When starting a business you should be honest with yourself about whether you are starting a business or simply starting a job where you are self employed but have no intention of building an organisation that will service customers and generate income primarily through employees and a system of doing business that you oversee.

The fact is that the fruits of business for people who have a self employed job are small. You will most likely find someone out there who also wants to buy a job if you want to sell, but the second you stop working you stop earning, and rather than increasing your freedom, you will probably end up increasing your working hours.

The fruits for people who build a successful business are abundant.

1) Selling the business

If you can build a business that profitably employs a number of people, you will most likely be able to fetch a very attractive sale price for the business.

At the moment in Australia, if you meet certain criteria, you can potentially sell your business and receive 75% of the sale amount tax free.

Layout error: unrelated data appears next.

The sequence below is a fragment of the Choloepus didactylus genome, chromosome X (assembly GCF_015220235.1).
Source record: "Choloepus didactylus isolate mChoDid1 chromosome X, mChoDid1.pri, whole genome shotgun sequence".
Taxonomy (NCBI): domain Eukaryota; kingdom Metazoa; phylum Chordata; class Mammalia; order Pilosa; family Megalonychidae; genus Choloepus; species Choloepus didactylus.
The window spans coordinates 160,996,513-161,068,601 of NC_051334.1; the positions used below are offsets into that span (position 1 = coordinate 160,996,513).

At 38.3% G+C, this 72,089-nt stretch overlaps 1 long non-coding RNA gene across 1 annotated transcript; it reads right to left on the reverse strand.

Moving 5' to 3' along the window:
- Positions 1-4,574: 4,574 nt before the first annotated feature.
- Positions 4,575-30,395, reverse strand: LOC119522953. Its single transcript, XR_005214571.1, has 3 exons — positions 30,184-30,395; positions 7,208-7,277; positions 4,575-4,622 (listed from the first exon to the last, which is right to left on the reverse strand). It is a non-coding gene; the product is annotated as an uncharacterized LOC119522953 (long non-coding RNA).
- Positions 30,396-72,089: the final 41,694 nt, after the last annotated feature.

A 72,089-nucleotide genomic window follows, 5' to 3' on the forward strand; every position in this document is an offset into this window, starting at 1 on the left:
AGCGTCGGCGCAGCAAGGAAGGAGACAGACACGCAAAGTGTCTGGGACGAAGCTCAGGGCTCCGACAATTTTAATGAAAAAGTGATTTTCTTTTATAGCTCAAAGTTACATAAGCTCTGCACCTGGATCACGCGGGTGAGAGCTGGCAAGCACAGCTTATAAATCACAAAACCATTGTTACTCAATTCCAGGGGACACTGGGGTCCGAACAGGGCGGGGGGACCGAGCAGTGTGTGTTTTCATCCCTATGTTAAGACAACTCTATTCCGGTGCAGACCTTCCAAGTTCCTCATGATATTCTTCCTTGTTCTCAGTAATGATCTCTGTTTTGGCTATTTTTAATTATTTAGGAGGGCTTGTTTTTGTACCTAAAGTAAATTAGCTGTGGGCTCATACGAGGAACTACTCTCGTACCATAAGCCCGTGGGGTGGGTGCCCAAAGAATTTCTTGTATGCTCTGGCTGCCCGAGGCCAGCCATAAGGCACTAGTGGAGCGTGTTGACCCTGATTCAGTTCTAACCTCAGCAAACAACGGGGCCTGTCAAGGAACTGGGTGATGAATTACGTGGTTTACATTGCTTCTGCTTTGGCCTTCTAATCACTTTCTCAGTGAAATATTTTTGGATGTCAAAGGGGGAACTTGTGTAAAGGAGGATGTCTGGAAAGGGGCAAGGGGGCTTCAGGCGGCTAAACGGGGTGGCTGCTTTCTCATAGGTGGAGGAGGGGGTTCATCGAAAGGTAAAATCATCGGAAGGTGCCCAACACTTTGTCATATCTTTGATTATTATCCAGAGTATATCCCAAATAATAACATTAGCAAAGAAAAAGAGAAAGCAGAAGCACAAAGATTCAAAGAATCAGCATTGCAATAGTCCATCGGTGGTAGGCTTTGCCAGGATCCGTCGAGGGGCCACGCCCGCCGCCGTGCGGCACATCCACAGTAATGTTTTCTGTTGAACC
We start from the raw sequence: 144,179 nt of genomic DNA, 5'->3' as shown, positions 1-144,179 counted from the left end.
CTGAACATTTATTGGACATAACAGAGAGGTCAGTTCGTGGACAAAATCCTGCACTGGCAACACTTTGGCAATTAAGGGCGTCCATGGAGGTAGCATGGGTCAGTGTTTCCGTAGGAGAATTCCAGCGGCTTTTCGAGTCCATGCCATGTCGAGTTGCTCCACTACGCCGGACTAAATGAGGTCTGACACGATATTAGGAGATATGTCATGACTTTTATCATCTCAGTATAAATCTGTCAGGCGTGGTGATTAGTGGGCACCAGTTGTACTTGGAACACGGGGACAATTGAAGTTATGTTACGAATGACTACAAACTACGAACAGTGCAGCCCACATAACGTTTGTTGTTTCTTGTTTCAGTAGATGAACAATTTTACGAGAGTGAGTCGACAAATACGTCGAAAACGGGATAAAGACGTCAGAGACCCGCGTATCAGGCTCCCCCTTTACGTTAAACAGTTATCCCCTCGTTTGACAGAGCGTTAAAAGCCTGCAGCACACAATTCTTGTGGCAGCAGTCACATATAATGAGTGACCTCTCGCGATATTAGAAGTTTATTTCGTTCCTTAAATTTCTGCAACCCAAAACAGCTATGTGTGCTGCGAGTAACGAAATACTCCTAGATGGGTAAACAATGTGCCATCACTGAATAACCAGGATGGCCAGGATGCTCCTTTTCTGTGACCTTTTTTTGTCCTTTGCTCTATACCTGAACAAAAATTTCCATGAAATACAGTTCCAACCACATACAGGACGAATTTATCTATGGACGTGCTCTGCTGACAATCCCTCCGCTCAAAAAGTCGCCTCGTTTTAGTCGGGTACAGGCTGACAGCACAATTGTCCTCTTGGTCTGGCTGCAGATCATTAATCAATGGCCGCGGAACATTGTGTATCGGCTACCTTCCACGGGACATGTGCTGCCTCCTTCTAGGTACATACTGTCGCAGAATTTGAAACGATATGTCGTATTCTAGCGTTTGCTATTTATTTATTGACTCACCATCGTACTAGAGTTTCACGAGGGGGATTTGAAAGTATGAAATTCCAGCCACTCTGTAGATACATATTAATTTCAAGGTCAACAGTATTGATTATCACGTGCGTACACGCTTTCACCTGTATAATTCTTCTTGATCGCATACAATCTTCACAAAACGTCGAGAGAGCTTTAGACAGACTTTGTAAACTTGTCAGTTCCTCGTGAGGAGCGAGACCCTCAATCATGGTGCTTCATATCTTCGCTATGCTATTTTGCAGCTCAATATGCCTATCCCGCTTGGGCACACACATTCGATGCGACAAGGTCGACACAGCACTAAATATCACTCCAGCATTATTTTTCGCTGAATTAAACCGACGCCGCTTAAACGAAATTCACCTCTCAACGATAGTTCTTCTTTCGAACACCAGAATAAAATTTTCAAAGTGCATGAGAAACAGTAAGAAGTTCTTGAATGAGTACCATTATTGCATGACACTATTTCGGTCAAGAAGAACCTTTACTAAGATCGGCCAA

2) Freedom from the business

If you can implement systems and procedures for your employees to follow you will move towards a position where the business can run with out you and you will be able to enjoy moments of freedom from the business – such as taking a holiday and not having to sort out problems while you are away.

3) Income

Its better to make 15% of the income of 10 staff, than 100% of the income of yourself. Further, once the business is setup, you should earn income even if you decide not to do any client work yourself.

4) Influence and a chance to do good

There is a fantastic opportunity for business owners to improve the world. They can create workplaces which have sustainable work/life balance and allow people to raise their families and have a life outside of work. They can share their profits with their employees. They can be generous with charities and causes they are passionate about. They can wield influence and apply their skills to governments, schools, churches, media outlets etc. They can improve the lives of their customers and shareholders.

What you need to do to work on your business

1) Time